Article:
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do ISP's have their own ports at exchange?


do ISP's have their own ports at exchange?


I am trying to beome a adsl customer with plusnet. However, my order has been severely delayed, due to "no capacity at exchange". Plusnet, after some prodding, says that there is nothing they can do, and that I have to wait until someone else cancels his contract or moves away, or maybe wait until BT upgrade the exchange.

Now I wonder whether this "no capacity at exchange" means that there is no connection free at the exchange at all, or whether I could just switch ISP and get connected right away!

I read somewhere else on this forum something about IPStream vs DataStream, and from that I gather that I should be able to change ISP... is this correct?


Benjamin :
Community Veteran
Posts: 6,983
Thanks: 8
Registered: 10-04-2007

do ISP's have their own ports at exchange?

Every ADSL connection has to pass through a peice of equipement that takes the signal from your line and connects it to the Data highway. this is known as a dslam card.
I think that every card in the exchange has 4 circuits through it and the no capacity will mean that all the cards provided at your exchange are in use.

PlusNet use IPstream for the method of connecting but some providers use Datastream which is a slightly different system.
I dont know though if they both require the same type of card in the exchange.

do ISP's have their own ports at exchange?

They normaly do, however I beleive DataStream cards are seperate to the IPStream ones.

A little more on your problem though. BT have two main ADSL products. DataStream & IPStream as you know.

IPStream is the process of a BT doing most of the work for the ISP on the ISP and data carrying side, at a wholesale price.

DataStream is where a ISP rents the port, and has to carry the data themselves.

To make sure that BT can pln far enough ahead, both BT and the DataStream ISPs have to reserve blocks of cards at the exchange.

Where BT run out of cards, this means that all IPStream ISPs will be unable to order supply at that exchange.

However, if a DataStream supplier has leftover reserved cards, you can order from them (once reserved, neither BT or other DataStream ISPs can used the spare ports within the reservation). This will vary from DataStream ISP to DataStream ISP, if they can supply you with your service.

As such, there are three things that can happen here

1: You wait until a port becomes free.
Provided the order is in the queue at PlusNet, then it should just go through, but this may depend on a order backlog (normaly small).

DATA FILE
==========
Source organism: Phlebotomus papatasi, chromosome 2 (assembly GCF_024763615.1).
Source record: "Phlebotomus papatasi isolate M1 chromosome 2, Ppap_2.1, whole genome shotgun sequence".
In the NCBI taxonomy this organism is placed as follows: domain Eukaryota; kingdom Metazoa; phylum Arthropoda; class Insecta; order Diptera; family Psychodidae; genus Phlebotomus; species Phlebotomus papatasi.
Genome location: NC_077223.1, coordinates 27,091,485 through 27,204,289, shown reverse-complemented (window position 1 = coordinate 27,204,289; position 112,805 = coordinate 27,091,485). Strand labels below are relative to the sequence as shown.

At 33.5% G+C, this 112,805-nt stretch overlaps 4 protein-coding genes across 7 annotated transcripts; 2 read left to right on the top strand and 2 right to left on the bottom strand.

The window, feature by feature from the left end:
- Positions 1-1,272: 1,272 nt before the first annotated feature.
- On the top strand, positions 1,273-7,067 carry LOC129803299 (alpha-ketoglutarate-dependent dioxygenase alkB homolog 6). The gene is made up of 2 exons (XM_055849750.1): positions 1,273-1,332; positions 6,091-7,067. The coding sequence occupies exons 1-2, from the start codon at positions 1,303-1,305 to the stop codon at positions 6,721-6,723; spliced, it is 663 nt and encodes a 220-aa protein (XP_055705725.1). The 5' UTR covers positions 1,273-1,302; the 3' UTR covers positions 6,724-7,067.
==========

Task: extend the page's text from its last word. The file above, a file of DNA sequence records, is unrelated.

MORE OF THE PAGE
2: You wait until BT upgrade the exchange with more capacity.
The same as above will happen regarding fulfilling the order.

However, this can taker longer, if BT have no space at all for the cards, and need to bring a new DSLAM online.

Method 1 & 2 will be on a whichever one takes place first basis

Option 3 is to move to a DataStream supplier.
Without any bias what so ever, I strongly advise against it. By all means move to another IPStream supplier, however, DataStream is known to causes all sorts of issues with regards to speeds, especialy on smaller exchanges.

do ISP's have their own ports at exchange?

Thank you for your quick reaction. If I understand you correctly, there is no point in changing ISP, as long as they use IPStream (other than misguided personal gratification for ``punishing'' plusnet for something they can't do anything about) .

Is there a list somewhere where I can see which ISP's offer DataStream products?

With respect to your comment concerning unreliablity (on small exchanges), do you have some more info on that?


do ISP's have their own ports at exchange?

Regarding DataStream unreliability.

Fort ISPs to make money, they must keep costs down. For DataStream suppliers, this means supplying service at the bare minimum of speed capacity, in order to fulfill the order and make a profit.

Example. If they provide a 512Kb 30:1 contended product, that means they supply 30 people (connections) with service, for every 512Kb of data transport from the exchange.

Say a exchange has a 1Mb backhaul, this means they can accomodate 60 customers/connections at 30:1.

It only takes 2 of those 60 customers to maximise the usage of that 1Mb transport. So imagine only 10 people wanting to do some downloading (even light downloads).

It creates an issue where the DataStream supplier needs to upgrade the 1Mb pipe, for reliability reasons. This costs them, both in terms of the upgrade and also for the cost of maintaining it.

In some cases, costs will mean it simply isn't worth the upgrade.

As such, it is possible to easily have reliability issues.